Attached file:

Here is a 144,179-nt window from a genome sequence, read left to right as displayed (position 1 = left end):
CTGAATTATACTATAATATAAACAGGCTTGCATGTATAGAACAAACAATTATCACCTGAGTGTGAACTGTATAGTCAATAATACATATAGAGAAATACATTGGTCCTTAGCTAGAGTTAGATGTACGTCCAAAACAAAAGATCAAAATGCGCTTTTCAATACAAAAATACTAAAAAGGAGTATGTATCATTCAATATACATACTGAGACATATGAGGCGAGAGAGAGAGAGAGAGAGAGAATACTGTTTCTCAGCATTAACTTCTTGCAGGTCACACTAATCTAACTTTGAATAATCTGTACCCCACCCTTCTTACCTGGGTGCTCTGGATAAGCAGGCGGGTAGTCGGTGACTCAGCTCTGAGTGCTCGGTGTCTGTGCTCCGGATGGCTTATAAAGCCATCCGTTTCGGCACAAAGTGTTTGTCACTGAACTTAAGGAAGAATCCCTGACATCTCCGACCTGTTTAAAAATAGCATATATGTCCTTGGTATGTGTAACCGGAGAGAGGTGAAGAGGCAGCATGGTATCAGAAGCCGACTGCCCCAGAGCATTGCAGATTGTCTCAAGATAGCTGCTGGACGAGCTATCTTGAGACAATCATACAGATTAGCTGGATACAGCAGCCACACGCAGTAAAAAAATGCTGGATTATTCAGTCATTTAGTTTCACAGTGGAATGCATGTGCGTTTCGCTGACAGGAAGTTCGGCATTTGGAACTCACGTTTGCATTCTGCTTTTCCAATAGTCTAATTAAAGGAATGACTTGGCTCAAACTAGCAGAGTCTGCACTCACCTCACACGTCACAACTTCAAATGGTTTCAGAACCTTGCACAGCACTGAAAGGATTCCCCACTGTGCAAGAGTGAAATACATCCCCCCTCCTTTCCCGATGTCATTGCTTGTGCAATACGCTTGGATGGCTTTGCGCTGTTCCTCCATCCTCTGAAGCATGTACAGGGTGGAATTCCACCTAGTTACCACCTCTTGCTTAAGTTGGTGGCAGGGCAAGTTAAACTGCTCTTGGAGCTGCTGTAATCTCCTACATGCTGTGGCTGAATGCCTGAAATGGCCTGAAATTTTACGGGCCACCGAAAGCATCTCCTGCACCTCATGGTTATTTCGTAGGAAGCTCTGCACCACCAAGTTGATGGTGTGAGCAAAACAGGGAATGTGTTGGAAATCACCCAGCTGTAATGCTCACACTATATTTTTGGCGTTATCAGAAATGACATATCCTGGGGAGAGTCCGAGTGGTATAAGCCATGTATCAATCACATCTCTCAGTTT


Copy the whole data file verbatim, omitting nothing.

Here is a 144,179-nt window from a genome sequence, read left to right as displayed (position 1 = left end):
CTGAATTATACTATAATATAAACAGGCTTGCATGTATAGAACAAACAATTATCACCTGAGTGTGAACTGTATAGTCAATAATACATATAGAGAAATACATTGGTCCTTAGCTAGAGTTAGATGTACGTCCAAAACAAAAGATCAAAATGCGCTTTTCAATACAAAAATACTAAAAAGGAGTATGTATCATTCAATATACATACTGAGACATATGAGGCGAGAGAGAGAGAGAGAGAGAGAATACTGTTTCTCAGCATTAACTTCTTGCAGGTCACACTAATCTAACTTTGAATAATCTGTACCCCACCCTTCTTACCTGGGTGCTCTGGATAAGCAGGCGGGTAGTCGGTGACTCAGCTCTGAGTGCTCGGTGTCTGTGCTCCGGATGGCTTATAAAGCCATCCGTTTCGGCACAAAGTGTTTGTCACTGAACTTAAGGAAGAATCCCTGACATCTCCGACCTGTTTAAAAATAGCATATATGTCCTTGGTATGTGTAACCGGAGAGAGGTGAAGAGGCAGCATGGTATCAGAAGCCGACTGCCCCAGAGCATTGCAGATTGTCTCAAGATAGCTGCTGGACGAGCTATCTTGAGACAATCATACAGATTAGCTGGATACAGCAGCCACACGCAGTAAAAAAATGCTGGATTATTCAGTCATTTAGTTTCACAGTGGAATGCATGTGCGTTTCGCTGACAGGAAGTTCGGCATTTGGAACTCACGTTTGCATTCTGCTTTTCCAATAGTCTAATTAAAGGAATGACTTGGCTCAAACTAGCAGAGTCTGCACTCACCTCACACGTCACAACTTCAAATGGTTTCAGAACCTTGCACAGCACTGAAAGGATTCCCCACTGTGCAAGAGTGAAATACATCCCCCCTCCTTTCCCGATGTCATTGCTTGTGCAATACGCTTGGATGGCTTTGCGCTGTTCCTCCATCCTCTGAAGCATGTACAGGGTGGAATTCCACCTAGTTACCACCTCTTGCTTAAGTTGGTGGCAGGGCAAGTTAAACTGCTCTTGGAGCTGCTGTAATCTCCTACATGCTGTGGCTGAATGCCTGAAATGGCCTGAAATTTTACGGGCCACCGAAAGCATCTCCTGCACCTCATGGTTATTTCGTAGGAAGCTCTGCACCACCAAGTTGATGGTGTGAGCAAAACAGGGAATGTGTTGGAAATCACCCAGCTGTAATGCTCACACTATATTTTTGGCGTTATCAGAAATGACATATCCTGGGGAGAGTCCGAGTGGTATAAGCCATGTATCAATCACATCTCTCAGTTT